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Lithium price forecast: Will the price keep its bull run?

By Fitri Wulandari

Edited by Vanessa Kintu


​​Lithium price forecast: Rising EV demand to cause new highs? Mining of Tantalum, Nickel, Cobalt, lithium. Miniature worker mining metal Tantalum and silver. Mining business, Mineral Resources.
​​Lithium price forecast: Rising EV demand to cause new highs? Photo: lp-studio /

The battery-grade lithium prices have eased in the past weeks despite ongoing supply shortage and robust global electric vehicle sales.

The weekly prices for lithium hydroxide (a minimum of 56.5% LiOH2O battery grade) averaged $75,000 per tonne ($75 a kilogram) cost, insurance and freight (CIF) basis on 7 July, down from $81,500 on 7 May, according to the London Metal Exchange (LME) and price reporting agency Fastmarkets.

Lithium carbonate prices in China retreated to CNY475,500/tonne ($70,905.61) in late June, from a record high of CNY500,000 in March, according to economic data provider Trading Economics. 

However, prices of lithium carbonate and lithium hydroxide – raw materials for making electric vehicle (EV) batteries – are still double from the prices in early January. 

Is the downtrend only a temporary blip? In this article we examine the latest market news and supply-demand data that shape lithium price forecasts.

Lithium market overview

Lithium does not have a futures market as it is a relatively small metal market in terms of trading volume. However, derivatives market place CME Group has lithium hydroxide futures, which use lithium hydroxide price assessment published by Fastmarkets. In 2019, the LME in partnership with Fastmarkets launched a reference price based on the weekly physical spot trade index on a CIF China, Japan and Korea basis. 

China, Japan and Korea are the three largest markets for seaborne lithium. The lithium spot price in those countries is considered the industry benchmark for battery grade lithium.

According to historical data, lithium prices fell between 2018 to 2020 due to supply glut as miners, such as Pilbara Minerals and Altura Mining, increased production. 

The price of lithium hydroxide dropped to $9 a kilogram on 30 December 2020, from $20.5/kg on 4 January 2018. Lithium carbonate traded at $6.75/kg on 30 December 2020, down from $19.25 on 4 January 2018.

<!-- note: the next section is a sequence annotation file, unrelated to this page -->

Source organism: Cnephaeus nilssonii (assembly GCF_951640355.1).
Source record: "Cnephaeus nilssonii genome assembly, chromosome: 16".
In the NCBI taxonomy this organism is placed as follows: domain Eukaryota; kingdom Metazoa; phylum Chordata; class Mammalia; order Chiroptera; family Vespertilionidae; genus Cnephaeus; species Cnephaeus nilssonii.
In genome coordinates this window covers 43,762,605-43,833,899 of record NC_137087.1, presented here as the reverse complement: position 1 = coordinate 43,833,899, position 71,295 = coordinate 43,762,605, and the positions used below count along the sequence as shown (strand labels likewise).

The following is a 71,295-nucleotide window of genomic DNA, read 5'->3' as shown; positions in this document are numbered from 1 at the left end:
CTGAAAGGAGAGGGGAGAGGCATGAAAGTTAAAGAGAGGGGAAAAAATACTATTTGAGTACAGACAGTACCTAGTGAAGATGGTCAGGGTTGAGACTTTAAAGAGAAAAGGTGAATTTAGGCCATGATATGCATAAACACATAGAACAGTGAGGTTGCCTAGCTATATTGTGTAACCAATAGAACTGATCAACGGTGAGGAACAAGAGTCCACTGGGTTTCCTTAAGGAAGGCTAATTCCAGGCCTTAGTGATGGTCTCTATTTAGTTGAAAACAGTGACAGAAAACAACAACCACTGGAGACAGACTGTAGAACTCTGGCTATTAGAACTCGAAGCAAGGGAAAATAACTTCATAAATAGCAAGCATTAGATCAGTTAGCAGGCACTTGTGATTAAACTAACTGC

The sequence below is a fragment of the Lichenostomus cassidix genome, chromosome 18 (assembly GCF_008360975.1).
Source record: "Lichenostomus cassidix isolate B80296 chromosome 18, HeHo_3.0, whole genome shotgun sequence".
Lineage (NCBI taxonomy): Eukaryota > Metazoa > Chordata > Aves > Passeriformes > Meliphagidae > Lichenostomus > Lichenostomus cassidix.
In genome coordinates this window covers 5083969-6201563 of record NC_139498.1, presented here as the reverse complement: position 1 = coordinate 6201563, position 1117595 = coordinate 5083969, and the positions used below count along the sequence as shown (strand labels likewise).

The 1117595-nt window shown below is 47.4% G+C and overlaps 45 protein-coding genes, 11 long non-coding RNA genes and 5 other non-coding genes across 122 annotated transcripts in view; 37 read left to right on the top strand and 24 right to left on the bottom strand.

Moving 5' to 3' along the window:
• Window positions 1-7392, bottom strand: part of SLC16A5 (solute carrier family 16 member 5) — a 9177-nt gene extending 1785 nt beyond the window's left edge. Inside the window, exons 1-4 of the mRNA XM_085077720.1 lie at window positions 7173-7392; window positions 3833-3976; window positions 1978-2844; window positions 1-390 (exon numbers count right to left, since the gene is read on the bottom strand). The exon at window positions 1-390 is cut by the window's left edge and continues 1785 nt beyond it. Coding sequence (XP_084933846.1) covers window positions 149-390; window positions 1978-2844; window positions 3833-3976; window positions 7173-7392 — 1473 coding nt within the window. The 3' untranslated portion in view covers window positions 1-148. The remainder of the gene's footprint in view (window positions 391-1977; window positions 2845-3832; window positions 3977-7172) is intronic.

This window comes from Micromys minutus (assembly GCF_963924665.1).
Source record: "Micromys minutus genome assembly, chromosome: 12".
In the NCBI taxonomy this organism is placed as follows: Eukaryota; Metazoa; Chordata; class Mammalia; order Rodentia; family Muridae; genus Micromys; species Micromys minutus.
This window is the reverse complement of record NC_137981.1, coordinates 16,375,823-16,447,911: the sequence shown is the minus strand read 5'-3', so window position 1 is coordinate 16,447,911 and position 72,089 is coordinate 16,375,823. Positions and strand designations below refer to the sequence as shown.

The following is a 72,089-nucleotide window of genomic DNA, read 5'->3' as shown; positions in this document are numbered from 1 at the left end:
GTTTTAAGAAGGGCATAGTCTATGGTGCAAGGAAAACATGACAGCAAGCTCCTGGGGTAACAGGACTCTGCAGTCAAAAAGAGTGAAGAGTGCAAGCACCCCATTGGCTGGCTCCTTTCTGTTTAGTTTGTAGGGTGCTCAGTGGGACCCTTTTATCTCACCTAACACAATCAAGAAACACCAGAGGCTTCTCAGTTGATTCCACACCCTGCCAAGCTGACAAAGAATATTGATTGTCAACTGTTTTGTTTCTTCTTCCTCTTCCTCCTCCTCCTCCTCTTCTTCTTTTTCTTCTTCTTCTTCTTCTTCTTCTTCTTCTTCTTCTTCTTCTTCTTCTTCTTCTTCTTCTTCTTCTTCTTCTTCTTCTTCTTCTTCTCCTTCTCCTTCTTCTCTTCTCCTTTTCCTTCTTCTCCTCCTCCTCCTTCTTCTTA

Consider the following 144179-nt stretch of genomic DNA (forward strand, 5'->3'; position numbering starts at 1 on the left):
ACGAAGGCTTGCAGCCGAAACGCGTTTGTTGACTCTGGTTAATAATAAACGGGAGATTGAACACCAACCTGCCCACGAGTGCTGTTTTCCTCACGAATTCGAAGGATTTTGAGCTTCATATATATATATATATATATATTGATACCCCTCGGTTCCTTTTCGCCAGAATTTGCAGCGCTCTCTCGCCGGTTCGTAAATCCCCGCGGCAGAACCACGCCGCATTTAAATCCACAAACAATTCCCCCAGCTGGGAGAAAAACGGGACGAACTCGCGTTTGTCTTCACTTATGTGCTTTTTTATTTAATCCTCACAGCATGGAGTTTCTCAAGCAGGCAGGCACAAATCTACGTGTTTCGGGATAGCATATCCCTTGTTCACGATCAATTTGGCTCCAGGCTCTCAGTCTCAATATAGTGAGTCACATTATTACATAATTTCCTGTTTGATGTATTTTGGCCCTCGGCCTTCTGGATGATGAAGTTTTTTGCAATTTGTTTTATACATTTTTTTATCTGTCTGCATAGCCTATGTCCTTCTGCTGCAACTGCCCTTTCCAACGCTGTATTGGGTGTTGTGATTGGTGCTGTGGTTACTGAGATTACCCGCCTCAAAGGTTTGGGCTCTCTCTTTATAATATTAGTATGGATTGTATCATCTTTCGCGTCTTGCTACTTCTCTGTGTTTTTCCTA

Prices started to climb early 2021 due to robust EV growth as the global economy rebounded from the effects of the Covid-19 pandemic. The lithium carbonate price has risen ninefold to date from $6.75/kg in early January 2021, while the lithium hydroxide has increased more than seven-fold from $9.

In the Global EV Outlook 2022 published in May, International Energy Agency (IEA) 

reported sales of EVs doubled in 2021 from the previous year to a new record of 6.6m units. The total number of electric cars on the roads globally reached 16.5m, tripled from the amount in 2018. 

In the first quarter of this year, 2 million EV cars were sold, up 75% year-over-year (YOY). 

However, lithium carbonate spot prices in the Asia-Pacific market eased in the second quarter as fresh outbreaks of Covid-19 in China, which prompted the government to impose lockdowns, affected the raw material supply chain.

According to chemical market and pricing intelligence, Chemanalyst, lithium carbonate price was assessed at $72,155/tonne or $72.15/kg in the second quarter ended June 2022, down from $74,750/tonne in the first quarter ended in March.

“Several Electric Vehicle facilities reduced their output, and numerous sites halted their production due to insufficient supplies of the essential auto parts. The overall development due to COVID, coupled with the Chinese authorities’ probe over the rising prices of Lithium, challenges the sustainable transition toward a greener economy,” the firm wrote. 

The lithium hydroxide price in the Asia-Pacific, however, rose $73,190/tonne in the second quarter, from $68,900/tonne in the first quarter, said Chemanalyst.


0.60 Price
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19,790.70 Price
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Spread 1.8

Supply-demand outlook suggest tight market

In March, the Australian government forecast that global demand for lithium could rise to 636,000 tonnes of lithium carbonate equivalent (LCE) in 2022, from 526,000 tonnes in 2021. Demand is expected to more than double to 1.5 million tonnes by 2027 as global EV adoption continues to rise.

It estimated global lithium output to increase slightly above demand to 650,000 tonnes LCE in 2022 and 1.47 million tonnes in 2027. 

The increase in lithium output, however, may not be able to catch up with demand from battery producers.

Research company Wood Mackenzie forecast in March that global cumulative lithium-ion battery capacity could rise over five-fold to 5,500 gigawatt-hour (GWh) by 2030 from 2021 to respond to EV massive expansion plans.